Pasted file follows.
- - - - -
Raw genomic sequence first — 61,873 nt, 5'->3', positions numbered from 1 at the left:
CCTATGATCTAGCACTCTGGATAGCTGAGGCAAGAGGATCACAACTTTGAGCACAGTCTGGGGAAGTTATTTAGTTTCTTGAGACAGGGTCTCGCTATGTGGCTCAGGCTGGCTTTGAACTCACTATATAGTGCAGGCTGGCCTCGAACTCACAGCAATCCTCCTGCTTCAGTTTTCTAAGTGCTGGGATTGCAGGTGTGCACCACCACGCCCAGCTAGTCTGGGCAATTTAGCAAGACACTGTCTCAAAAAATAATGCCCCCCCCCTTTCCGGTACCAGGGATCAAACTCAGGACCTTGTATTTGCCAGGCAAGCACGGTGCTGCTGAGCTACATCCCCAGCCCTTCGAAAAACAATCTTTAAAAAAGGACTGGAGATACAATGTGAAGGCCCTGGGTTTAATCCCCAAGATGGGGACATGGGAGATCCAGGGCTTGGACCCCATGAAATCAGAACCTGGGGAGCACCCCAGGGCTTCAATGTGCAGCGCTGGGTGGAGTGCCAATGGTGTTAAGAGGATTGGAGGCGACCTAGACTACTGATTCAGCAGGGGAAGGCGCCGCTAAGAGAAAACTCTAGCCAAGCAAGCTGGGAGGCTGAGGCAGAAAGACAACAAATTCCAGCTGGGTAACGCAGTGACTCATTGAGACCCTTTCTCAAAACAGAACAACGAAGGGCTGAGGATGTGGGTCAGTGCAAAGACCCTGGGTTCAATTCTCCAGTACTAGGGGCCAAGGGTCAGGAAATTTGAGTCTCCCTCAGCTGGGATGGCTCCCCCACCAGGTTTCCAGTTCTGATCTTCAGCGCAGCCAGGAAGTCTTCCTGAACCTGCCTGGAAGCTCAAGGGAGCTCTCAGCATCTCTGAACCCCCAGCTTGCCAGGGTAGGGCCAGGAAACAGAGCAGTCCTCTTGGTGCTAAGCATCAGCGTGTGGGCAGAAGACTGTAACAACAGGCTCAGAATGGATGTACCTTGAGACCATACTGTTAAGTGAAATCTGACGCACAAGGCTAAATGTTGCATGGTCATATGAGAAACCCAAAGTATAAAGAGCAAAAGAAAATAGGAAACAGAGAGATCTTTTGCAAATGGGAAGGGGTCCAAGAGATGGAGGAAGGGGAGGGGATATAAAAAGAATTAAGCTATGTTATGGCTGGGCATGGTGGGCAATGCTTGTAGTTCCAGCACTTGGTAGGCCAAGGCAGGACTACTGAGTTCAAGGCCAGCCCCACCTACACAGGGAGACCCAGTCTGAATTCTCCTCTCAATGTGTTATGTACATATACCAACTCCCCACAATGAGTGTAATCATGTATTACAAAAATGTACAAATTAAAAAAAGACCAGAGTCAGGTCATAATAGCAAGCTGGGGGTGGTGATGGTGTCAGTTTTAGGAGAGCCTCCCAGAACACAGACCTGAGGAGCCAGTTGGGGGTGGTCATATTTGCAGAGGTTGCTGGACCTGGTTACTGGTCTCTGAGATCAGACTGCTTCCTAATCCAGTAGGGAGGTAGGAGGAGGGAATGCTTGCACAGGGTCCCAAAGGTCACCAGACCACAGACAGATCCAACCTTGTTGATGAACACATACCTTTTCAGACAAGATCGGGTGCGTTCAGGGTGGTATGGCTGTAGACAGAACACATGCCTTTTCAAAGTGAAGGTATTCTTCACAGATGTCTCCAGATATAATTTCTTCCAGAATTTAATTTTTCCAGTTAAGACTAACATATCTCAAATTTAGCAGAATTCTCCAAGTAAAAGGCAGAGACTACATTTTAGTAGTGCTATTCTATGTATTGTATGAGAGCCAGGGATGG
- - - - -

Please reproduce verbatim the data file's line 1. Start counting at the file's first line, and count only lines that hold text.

Raw genomic sequence first — 61,873 nt, 5'->3', positions numbered from 1 at the left: